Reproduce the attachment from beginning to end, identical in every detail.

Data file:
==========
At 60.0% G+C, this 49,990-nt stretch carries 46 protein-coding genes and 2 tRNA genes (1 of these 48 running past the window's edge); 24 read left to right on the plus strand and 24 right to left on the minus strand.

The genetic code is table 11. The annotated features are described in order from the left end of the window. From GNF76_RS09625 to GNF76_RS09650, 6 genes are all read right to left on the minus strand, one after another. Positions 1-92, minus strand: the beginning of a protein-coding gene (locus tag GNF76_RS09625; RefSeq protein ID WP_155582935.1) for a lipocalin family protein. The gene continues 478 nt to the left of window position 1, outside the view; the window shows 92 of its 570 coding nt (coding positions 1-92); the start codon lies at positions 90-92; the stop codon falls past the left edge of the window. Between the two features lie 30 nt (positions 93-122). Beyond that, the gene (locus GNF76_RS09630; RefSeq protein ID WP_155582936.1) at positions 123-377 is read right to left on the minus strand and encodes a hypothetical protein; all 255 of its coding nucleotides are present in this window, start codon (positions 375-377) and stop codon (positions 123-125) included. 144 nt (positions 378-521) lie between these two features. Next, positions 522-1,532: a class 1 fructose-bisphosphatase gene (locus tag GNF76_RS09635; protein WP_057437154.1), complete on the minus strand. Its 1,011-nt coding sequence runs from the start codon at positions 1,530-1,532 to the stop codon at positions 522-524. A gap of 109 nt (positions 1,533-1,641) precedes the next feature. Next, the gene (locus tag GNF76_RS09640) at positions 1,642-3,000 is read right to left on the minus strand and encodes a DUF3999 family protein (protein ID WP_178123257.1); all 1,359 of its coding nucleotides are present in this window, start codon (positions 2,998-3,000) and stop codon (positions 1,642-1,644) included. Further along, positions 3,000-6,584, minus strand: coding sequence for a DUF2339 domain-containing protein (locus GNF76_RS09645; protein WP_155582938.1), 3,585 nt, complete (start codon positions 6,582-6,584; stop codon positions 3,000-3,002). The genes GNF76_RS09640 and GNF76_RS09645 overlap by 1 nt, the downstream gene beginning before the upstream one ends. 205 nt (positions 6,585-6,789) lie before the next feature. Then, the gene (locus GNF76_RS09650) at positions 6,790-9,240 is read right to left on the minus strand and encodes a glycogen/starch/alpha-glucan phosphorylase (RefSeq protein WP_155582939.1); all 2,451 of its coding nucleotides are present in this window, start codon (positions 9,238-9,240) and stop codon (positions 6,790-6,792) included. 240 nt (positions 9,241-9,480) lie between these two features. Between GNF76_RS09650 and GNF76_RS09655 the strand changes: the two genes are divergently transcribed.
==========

At 60.0% G+C, this 49,990-nt stretch carries 46 protein-coding genes and 2 tRNA genes (1 of these 48 running past the window's edge); 24 read left to right on the plus strand and 24 right to left on the minus strand.

The genetic code is table 11. The annotated features are described in order from the left end of the window. From GNF76_RS09625 to GNF76_RS09650, 6 genes are all read right to left on the minus strand, one after another. Positions 1-92, minus strand: the beginning of a protein-coding gene (locus tag GNF76_RS09625; RefSeq protein ID WP_155582935.1) for a lipocalin family protein. The gene continues 478 nt to the left of window position 1, outside the view; the window shows 92 of its 570 coding nt (coding positions 1-92); the start codon lies at positions 90-92; the stop codon falls past the left edge of the window. Between the two features lie 30 nt (positions 93-122). Beyond that, the gene (locus GNF76_RS09630; RefSeq protein ID WP_155582936.1) at positions 123-377 is read right to left on the minus strand and encodes a hypothetical protein; all 255 of its coding nucleotides are present in this window, start codon (positions 375-377) and stop codon (positions 123-125) included. 144 nt (positions 378-521) lie between these two features. Next, positions 522-1,532: a class 1 fructose-bisphosphatase gene (locus tag GNF76_RS09635; protein WP_057437154.1), complete on the minus strand. Its 1,011-nt coding sequence runs from the start codon at positions 1,530-1,532 to the stop codon at positions 522-524. A gap of 109 nt (positions 1,533-1,641) precedes the next feature. Next, the gene (locus tag GNF76_RS09640) at positions 1,642-3,000 is read right to left on the minus strand and encodes a DUF3999 family protein (protein ID WP_178123257.1); all 1,359 of its coding nucleotides are present in this window, start codon (positions 2,998-3,000) and stop codon (positions 1,642-1,644) included. Further along, positions 3,000-6,584, minus strand: coding sequence for a DUF2339 domain-containing protein (locus GNF76_RS09645; protein WP_155582938.1), 3,585 nt, complete (start codon positions 6,582-6,584; stop codon positions 3,000-3,002). The genes GNF76_RS09640 and GNF76_RS09645 overlap by 1 nt, the downstream gene beginning before the upstream one ends. 205 nt (positions 6,585-6,789) lie before the next feature. Then, the gene (locus GNF76_RS09650) at positions 6,790-9,240 is read right to left on the minus strand and encodes a glycogen/starch/alpha-glucan phosphorylase (RefSeq protein WP_155582939.1); all 2,451 of its coding nucleotides are present in this window, start codon (positions 9,238-9,240) and stop codon (positions 6,790-6,792) included. 240 nt (positions 9,241-9,480) lie between these two features. Between GNF76_RS09650 and GNF76_RS09655 the strand changes: the two genes are divergently transcribed.